We know that if doctors and health-care providers aren't reimbursed adequately, it will have a negative effect on access to care. And so we're worried about whether or not our robust health-care system will continue to be available to Coloradans.
And the last piece is really about what this is going to cost. There's great uncertainty about whether or not the revenue produced will be sufficient to meet our growing health-care costs. In fact, an independent analysis from the nonpartisan Colorado Health Institute looked at Amendment 69 and determined that it's unlikely that the revenue will be sufficient. [Click to access CHI's "ColoradoCare: An Independent Analysis" report.] And in that case, the board of 21 trustees is essentially left with three choices. They can reduce benefits, they can reduce payments to doctors and hospitals in an effort to reduce costs, or they can raise our taxes again. So the $25 billion becomes a starting point, not an end cost.
Now, you asked about the governance structure and how this differs from our legislature. What's interesting is that this would create a 21-member board of elected officials outside the purview of state government — outside the traditional checks and balances of state government. This board would not be accountable to the governor, to any existing state agency or to the legislature. They would have the authority to establish their own processes for running elections and governing themselves. The only requirement for serving on the 21-member board is that you be eighteen years old and you live in the district you seek to represent. There's no guarantee that anyone will be elected to the board who has knowledge, understanding or expertise in health, medicine, health-care services, finances, business management. There's also no guarantee of political balance or diversity for the board. So you could very well end up in a position where you have a highly partisan or highly political board empowered to run a new entity outside the checks and balances of state government, responsible for a $36 billion budget — the $25 million of tax revenue plus the $11 billion in existing state revenue [specifically, Affordable Care Act waiver funds] that would be transferred to ColoradoCare's control — and be empowered to make critically important health-care decisions about your benefits and the health-care-reimbursement policies about funds that are paid to hospitals and doctors. These are very concerning aspects of this proposal.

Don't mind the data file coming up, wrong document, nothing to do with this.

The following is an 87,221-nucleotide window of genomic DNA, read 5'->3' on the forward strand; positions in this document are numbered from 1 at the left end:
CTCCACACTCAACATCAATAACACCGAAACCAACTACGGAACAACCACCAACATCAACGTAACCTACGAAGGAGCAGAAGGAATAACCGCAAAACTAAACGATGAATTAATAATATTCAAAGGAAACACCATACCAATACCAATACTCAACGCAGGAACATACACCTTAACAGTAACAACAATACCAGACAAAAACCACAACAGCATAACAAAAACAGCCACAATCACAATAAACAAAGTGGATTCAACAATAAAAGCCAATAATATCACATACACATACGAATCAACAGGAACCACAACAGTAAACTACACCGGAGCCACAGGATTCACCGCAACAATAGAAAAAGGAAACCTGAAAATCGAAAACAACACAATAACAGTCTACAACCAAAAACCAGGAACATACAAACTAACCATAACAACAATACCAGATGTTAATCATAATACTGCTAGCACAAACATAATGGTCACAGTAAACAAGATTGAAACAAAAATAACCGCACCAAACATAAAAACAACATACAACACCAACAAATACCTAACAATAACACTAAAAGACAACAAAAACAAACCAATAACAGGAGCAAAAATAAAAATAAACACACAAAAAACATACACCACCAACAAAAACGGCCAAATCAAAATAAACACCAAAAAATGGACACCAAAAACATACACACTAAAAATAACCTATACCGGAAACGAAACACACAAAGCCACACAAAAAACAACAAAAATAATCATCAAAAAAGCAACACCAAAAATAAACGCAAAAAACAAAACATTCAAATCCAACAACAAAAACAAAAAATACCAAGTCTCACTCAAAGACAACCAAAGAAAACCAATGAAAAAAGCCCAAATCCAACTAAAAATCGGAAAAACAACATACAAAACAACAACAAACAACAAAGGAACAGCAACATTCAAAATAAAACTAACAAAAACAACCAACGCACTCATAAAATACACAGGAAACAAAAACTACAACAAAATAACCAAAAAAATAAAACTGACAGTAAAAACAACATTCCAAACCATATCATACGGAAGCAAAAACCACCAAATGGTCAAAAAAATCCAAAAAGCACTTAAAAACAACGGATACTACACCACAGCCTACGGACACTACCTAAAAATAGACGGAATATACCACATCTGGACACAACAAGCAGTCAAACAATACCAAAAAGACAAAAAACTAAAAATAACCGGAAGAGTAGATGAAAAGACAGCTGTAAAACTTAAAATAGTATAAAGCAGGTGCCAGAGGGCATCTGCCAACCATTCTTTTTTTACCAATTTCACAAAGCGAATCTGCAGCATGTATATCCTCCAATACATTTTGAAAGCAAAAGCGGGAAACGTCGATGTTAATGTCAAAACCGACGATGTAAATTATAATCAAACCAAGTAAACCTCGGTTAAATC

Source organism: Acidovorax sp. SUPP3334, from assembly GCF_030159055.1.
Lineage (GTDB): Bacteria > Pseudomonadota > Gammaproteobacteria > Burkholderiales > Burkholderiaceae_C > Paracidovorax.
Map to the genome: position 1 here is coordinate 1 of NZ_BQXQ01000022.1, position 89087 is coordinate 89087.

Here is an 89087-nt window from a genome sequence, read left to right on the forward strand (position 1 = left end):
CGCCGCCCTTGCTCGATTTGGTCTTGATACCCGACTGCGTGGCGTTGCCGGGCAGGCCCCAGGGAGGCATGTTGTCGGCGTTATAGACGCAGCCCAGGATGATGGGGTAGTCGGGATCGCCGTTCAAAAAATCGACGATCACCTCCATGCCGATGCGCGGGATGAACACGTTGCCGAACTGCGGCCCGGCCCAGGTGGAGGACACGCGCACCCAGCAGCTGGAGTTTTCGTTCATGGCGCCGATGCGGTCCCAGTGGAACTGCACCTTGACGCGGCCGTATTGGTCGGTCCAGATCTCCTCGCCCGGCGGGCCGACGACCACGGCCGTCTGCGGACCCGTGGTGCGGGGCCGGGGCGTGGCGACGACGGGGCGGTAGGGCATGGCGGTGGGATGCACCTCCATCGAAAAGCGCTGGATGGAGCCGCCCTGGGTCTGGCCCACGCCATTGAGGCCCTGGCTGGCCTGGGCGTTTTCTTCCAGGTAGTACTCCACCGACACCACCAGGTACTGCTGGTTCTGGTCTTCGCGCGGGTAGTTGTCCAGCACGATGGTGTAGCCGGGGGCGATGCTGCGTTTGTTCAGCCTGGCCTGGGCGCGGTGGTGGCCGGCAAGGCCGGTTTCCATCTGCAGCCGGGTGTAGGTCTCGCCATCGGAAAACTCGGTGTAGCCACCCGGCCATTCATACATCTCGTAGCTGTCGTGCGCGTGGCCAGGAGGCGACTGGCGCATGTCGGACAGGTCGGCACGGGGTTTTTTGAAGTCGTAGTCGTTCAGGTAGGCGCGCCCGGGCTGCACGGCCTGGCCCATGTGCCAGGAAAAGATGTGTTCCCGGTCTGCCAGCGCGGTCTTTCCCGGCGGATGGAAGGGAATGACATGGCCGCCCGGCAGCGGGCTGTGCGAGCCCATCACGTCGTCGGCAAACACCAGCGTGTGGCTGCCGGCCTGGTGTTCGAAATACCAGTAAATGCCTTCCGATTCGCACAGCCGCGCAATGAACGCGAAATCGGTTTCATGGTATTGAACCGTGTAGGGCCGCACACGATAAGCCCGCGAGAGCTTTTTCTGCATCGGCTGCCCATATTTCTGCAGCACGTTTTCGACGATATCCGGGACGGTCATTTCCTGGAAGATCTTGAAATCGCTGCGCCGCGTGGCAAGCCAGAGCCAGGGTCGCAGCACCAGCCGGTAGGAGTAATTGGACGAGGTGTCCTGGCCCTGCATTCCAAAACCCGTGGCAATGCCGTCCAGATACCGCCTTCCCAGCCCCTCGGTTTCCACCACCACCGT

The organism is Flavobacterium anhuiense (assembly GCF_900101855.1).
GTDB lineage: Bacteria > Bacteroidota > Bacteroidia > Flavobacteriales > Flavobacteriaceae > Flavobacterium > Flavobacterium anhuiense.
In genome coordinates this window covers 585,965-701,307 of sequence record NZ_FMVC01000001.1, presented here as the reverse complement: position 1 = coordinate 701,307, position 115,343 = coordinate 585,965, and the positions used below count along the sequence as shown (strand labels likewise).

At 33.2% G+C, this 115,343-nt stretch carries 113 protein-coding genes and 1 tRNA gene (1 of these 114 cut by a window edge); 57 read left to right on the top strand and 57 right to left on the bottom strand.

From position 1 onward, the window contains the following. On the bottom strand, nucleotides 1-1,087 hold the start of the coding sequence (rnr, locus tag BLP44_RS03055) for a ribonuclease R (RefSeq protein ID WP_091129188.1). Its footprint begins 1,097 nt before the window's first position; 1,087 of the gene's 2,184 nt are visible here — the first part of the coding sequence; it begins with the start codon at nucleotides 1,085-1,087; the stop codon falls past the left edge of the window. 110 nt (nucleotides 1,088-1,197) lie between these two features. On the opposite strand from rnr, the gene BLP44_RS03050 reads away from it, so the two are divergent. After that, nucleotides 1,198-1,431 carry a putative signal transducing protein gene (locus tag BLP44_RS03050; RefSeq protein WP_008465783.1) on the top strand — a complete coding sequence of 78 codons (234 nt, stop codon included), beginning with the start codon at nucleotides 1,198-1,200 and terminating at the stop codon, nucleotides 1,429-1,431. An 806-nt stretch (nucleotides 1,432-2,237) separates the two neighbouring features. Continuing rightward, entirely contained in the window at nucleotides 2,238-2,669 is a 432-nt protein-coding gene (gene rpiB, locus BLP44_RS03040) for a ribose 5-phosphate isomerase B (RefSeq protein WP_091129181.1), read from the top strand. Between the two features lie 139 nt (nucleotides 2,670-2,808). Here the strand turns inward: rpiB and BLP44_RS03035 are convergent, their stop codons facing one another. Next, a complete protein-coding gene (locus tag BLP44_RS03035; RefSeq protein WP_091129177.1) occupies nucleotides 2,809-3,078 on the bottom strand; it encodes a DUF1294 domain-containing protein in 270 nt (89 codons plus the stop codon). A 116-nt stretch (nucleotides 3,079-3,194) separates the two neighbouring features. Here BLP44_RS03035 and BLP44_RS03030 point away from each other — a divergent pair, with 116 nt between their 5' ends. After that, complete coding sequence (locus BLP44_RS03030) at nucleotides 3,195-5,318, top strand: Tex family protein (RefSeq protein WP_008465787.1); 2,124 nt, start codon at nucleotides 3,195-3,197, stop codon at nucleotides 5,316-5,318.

You mentioned in talking about your first area of concern — the uncertainties — a fear of putting things into the constitution that would be difficult to remove. Wouldn't the lack of specifics be a positive in terms of what you're talking about? If the language was more specific, wouldn't that remove all flexibility when it comes to changing and improving the policy over time?
Certainly. This is a sort of catch-22 situation, where you have to put enough specificity into the constitution to create some guardrails, but not so much specificity that you lack the ability to change in the future. I think what's concerning from my perspective are the details that are locked into the constitution: the $25 billion tax increase and the unprecedented governance model that is part of the constitution, and the board that would ultimately be responsible for making decisions about the important details that aren't addressed in the constitution.
The third area you mentioned, and have touched on again, involves the amendment's costs, and you focused particularly on people who want to keep their current private insurance....
Nothing in Amendment 69 prohibits the existence of private health-care insurance. Amendment 69 also assumes that Medicare will continue to be the primary health insurer for senior citizens, and that the VA TRICARE will continue to be the primary source of insurance for our active and retired military. So this is not a true single-payer proposal. Seniors will continue to get their health-care services through Medicare, the VA TRICARE will continue to serve members of the military — and it is possible there could be a supplemental or secondary insurance market available as well.